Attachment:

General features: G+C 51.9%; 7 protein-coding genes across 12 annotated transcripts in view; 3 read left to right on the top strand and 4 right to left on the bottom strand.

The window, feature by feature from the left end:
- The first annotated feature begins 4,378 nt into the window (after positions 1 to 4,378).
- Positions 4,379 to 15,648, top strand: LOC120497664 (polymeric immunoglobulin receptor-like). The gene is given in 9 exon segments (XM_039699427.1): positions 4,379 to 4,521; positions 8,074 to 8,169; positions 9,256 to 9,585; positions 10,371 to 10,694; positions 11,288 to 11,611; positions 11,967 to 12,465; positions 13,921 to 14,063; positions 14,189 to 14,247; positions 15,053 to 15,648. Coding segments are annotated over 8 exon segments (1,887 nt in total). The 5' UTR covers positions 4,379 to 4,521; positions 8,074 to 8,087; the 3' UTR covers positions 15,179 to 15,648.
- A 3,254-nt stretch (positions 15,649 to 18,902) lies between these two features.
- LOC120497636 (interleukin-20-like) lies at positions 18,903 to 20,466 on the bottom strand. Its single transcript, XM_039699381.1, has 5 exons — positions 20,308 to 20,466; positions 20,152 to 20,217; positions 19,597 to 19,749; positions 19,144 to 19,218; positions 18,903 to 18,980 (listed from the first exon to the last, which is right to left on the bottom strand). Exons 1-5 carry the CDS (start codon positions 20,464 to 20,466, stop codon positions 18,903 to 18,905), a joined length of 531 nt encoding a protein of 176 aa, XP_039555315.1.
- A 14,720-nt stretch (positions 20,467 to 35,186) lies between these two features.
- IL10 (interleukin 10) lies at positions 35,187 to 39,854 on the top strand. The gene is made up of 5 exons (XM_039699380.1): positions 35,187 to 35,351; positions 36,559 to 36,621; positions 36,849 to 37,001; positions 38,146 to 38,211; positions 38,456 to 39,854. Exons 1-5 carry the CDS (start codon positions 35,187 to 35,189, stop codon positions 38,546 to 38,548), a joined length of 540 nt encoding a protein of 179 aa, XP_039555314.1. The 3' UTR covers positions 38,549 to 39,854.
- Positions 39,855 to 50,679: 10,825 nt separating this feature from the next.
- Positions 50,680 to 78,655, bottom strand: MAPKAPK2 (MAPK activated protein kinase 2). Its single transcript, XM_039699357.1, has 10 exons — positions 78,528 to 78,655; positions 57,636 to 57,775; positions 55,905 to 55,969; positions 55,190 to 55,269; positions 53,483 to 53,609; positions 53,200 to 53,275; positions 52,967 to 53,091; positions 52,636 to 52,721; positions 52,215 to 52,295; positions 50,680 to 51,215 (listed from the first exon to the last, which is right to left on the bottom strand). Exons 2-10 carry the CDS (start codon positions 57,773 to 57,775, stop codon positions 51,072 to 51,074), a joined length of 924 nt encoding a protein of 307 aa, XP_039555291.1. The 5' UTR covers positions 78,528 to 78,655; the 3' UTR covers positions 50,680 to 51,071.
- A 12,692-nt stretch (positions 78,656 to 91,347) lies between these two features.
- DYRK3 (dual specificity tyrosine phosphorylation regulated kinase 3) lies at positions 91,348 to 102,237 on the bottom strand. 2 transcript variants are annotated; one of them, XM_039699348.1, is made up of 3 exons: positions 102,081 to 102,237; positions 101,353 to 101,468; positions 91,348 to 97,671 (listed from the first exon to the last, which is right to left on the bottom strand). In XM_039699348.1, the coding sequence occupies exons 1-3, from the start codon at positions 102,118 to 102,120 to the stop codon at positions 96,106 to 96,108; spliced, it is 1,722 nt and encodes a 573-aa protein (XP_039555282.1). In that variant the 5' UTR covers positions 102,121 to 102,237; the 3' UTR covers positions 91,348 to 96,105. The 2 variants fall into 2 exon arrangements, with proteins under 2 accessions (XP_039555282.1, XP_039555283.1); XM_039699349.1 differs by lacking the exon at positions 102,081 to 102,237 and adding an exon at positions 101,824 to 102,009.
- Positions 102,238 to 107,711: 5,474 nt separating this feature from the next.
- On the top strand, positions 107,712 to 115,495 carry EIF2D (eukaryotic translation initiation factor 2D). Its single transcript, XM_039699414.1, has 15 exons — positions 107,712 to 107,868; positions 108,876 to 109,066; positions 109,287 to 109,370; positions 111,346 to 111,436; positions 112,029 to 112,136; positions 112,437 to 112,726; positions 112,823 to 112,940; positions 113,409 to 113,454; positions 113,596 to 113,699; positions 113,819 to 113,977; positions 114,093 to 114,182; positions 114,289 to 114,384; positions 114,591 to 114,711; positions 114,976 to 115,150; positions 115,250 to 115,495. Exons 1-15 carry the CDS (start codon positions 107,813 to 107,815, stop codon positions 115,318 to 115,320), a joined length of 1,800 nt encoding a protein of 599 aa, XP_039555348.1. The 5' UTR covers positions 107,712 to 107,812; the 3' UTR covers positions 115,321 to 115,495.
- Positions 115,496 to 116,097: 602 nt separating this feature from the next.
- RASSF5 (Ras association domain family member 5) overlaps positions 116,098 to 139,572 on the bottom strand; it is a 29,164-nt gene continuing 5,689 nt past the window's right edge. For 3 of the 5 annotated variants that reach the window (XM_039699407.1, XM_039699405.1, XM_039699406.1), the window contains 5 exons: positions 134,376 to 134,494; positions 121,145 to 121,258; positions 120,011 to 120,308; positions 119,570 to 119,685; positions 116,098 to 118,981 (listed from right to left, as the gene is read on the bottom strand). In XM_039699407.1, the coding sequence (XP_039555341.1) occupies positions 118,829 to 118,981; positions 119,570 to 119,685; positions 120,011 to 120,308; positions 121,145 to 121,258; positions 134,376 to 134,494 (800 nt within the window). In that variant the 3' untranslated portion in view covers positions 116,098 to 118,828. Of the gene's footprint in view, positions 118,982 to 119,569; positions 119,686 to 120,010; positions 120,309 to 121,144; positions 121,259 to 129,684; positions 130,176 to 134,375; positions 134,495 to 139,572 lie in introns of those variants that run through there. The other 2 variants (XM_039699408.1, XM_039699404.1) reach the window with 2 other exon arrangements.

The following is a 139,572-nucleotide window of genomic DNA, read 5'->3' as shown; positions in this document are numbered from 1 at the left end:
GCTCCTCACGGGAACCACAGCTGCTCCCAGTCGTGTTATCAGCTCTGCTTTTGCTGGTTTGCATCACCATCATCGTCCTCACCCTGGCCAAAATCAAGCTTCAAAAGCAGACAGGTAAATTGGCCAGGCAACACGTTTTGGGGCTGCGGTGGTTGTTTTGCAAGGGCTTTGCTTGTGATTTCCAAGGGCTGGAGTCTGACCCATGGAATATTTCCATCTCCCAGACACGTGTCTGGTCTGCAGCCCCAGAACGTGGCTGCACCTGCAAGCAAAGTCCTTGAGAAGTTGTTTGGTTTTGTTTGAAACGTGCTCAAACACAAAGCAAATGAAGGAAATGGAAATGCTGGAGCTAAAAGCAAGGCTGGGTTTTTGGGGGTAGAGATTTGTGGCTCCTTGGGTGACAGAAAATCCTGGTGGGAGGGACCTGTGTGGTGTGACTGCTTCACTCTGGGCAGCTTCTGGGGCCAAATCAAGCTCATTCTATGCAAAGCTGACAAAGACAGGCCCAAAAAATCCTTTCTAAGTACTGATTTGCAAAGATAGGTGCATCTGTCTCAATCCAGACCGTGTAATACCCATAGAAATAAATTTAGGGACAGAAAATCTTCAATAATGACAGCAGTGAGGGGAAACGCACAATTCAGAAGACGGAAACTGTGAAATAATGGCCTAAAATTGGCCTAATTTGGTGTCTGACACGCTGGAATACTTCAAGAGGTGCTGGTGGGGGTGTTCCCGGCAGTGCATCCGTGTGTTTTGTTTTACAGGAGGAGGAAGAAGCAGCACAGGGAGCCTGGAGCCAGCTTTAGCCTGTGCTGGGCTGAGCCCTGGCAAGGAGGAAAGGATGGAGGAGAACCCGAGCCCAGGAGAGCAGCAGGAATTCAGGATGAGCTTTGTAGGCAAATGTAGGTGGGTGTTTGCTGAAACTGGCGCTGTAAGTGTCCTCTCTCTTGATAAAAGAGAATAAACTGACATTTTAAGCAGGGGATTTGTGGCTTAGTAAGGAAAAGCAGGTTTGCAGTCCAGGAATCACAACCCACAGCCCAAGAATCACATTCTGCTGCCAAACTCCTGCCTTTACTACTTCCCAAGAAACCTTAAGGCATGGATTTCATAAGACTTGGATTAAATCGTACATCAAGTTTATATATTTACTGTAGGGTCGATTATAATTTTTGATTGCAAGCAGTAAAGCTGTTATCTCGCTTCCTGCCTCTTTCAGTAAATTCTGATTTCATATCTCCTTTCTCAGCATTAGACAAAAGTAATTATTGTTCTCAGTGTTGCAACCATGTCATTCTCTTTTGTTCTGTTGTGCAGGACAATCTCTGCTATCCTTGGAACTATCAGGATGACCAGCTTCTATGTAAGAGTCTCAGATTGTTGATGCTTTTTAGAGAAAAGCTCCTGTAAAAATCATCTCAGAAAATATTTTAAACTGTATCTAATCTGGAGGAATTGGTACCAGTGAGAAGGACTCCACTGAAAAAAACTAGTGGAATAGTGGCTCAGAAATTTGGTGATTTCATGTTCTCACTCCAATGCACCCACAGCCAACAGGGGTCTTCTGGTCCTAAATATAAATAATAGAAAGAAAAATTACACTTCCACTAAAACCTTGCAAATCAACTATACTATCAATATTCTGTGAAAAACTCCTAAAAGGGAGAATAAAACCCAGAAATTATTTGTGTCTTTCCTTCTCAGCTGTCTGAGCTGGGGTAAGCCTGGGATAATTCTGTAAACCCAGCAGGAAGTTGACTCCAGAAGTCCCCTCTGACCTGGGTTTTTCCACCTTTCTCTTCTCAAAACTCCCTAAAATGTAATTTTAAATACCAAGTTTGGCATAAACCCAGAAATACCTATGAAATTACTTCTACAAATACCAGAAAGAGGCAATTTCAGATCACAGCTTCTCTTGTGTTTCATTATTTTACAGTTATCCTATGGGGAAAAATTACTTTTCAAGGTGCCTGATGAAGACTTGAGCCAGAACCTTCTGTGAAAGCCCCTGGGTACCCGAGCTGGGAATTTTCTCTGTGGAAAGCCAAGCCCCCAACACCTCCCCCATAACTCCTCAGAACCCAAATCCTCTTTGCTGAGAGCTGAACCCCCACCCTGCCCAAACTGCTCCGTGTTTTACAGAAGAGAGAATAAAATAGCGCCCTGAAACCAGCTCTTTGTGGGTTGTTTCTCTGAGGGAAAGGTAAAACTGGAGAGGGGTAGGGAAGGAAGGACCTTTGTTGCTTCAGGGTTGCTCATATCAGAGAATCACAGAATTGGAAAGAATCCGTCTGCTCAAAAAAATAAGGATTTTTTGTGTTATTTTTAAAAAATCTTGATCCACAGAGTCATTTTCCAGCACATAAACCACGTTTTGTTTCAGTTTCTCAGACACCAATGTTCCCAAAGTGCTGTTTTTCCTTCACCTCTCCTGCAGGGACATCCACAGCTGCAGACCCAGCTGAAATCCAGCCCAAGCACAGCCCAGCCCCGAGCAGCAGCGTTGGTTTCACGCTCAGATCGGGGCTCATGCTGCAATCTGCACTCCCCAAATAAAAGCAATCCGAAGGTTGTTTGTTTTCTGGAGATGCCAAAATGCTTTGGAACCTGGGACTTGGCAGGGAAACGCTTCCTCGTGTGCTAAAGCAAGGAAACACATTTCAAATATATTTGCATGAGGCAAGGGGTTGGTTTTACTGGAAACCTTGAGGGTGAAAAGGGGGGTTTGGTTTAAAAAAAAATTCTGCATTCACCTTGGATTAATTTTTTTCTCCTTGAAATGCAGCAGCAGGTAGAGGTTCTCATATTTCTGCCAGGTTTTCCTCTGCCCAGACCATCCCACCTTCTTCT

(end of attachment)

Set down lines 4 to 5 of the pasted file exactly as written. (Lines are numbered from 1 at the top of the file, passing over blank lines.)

- Positions 4,379 to 15,648, top strand: LOC120497664 (polymeric immunoglobulin receptor-like). The gene is given in 9 exon segments (XM_039699427.1): positions 4,379 to 4,521; positions 8,074 to 8,169; positions 9,256 to 9,585; positions 10,371 to 10,694; positions 11,288 to 11,611; positions 11,967 to 12,465; positions 13,921 to 14,063; positions 14,189 to 14,247; positions 15,053 to 15,648. Coding segments are annotated over 8 exon segments (1,887 nt in total). The 5' UTR covers positions 4,379 to 4,521; positions 8,074 to 8,087; the 3' UTR covers positions 15,179 to 15,648.
- A 3,254-nt stretch (positions 15,649 to 18,902) lies between these two features.